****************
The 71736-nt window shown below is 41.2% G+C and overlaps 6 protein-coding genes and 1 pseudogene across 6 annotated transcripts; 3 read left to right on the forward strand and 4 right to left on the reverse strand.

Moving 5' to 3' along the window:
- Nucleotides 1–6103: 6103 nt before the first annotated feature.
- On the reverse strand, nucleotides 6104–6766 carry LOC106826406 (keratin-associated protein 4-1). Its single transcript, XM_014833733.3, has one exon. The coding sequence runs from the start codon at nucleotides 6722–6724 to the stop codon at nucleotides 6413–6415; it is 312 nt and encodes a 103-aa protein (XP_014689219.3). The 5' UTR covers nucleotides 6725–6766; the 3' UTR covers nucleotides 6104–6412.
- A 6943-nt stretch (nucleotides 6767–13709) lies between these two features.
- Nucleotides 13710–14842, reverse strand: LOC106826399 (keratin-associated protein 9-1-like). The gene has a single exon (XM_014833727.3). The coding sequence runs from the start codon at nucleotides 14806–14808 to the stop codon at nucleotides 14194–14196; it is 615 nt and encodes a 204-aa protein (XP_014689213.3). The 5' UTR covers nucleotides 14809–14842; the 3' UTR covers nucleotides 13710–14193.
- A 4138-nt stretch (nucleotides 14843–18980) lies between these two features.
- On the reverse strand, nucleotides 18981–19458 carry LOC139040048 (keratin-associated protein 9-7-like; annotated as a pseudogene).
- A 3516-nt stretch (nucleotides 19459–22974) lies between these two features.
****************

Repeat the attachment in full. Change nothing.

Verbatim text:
The 71736-nt window shown below is 41.2% G+C and overlaps 6 protein-coding genes and 1 pseudogene across 6 annotated transcripts; 3 read left to right on the forward strand and 4 right to left on the reverse strand.

Moving 5' to 3' along the window:
- Nucleotides 1–6103: 6103 nt before the first annotated feature.
- On the reverse strand, nucleotides 6104–6766 carry LOC106826406 (keratin-associated protein 4-1). Its single transcript, XM_014833733.3, has one exon. The coding sequence runs from the start codon at nucleotides 6722–6724 to the stop codon at nucleotides 6413–6415; it is 312 nt and encodes a 103-aa protein (XP_014689219.3). The 5' UTR covers nucleotides 6725–6766; the 3' UTR covers nucleotides 6104–6412.
- A 6943-nt stretch (nucleotides 6767–13709) lies between these two features.
- Nucleotides 13710–14842, reverse strand: LOC106826399 (keratin-associated protein 9-1-like). The gene has a single exon (XM_014833727.3). The coding sequence runs from the start codon at nucleotides 14806–14808 to the stop codon at nucleotides 14194–14196; it is 615 nt and encodes a 204-aa protein (XP_014689213.3). The 5' UTR covers nucleotides 14809–14842; the 3' UTR covers nucleotides 13710–14193.
- A 4138-nt stretch (nucleotides 14843–18980) lies between these two features.
- On the reverse strand, nucleotides 18981–19458 carry LOC139040048 (keratin-associated protein 9-7-like; annotated as a pseudogene).
- A 3516-nt stretch (nucleotides 19459–22974) lies between these two features.